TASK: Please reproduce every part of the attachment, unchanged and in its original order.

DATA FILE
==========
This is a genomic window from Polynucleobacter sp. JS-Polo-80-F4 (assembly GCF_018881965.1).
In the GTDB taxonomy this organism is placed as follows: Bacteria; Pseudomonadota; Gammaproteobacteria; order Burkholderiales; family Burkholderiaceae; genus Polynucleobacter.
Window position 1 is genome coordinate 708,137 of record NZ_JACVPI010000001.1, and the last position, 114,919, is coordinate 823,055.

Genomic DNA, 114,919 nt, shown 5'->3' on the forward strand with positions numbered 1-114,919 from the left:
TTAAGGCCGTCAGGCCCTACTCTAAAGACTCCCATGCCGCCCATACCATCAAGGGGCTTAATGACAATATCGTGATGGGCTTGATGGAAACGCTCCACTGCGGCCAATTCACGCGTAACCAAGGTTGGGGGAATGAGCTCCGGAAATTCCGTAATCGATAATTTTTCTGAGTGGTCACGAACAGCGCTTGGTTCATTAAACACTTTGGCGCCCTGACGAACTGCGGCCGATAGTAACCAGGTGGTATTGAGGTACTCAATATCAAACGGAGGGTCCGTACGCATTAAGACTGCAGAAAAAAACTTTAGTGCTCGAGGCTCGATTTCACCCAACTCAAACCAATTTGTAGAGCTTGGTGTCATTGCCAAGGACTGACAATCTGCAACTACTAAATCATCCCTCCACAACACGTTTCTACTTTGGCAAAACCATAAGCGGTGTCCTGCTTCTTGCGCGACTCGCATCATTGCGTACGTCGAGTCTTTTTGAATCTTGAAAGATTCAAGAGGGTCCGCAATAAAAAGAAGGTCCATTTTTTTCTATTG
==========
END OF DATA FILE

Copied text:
This is a genomic window from Polynucleobacter sp. JS-Polo-80-F4 (assembly GCF_018881965.1).
In the GTDB taxonomy this organism is placed as follows: Bacteria; Pseudomonadota; Gammaproteobacteria; order Burkholderiales; family Burkholderiaceae; genus Polynucleobacter.
Window position 1 is genome coordinate 708,137 of record NZ_JACVPI010000001.1, and the last position, 114,919, is coordinate 823,055.

Genomic DNA, 114,919 nt, shown 5'->3' on the forward strand with positions numbered 1-114,919 from the left:
TTAAGGCCGTCAGGCCCTACTCTAAAGACTCCCATGCCGCCCATACCATCAAGGGGCTTAATGACAATATCGTGATGGGCTTGATGGAAACGCTCCACTGCGGCCAATTCACGCGTAACCAAGGTTGGGGGAATGAGCTCCGGAAATTCCGTAATCGATAATTTTTCTGAGTGGTCACGAACAGCGCTTGGTTCATTAAACACTTTGGCGCCCTGACGAACTGCGGCCGATAGTAACCAGGTGGTATTGAGGTACTCAATATCAAACGGAGGGTCCGTACGCATTAAGACTGCAGAAAAAAACTTTAGTGCTCGAGGCTCGATTTCACCCAACTCAAACCAATTTGTAGAGCTTGGTGTCATTGCCAAGGACTGACAATCTGCAACTACTAAATCATCCCTCCACAACACGTTTCTACTTTGGCAAAACCATAAGCGGTGTCCTGCTTCTTGCGCGACTCGCATCATTGCGTACGTCGAGTCTTTTTGAATCTTGAAAGATTCAAGAGGGTCCGCAATAAAAAGAAGGTCCATTTTTTTCTATTG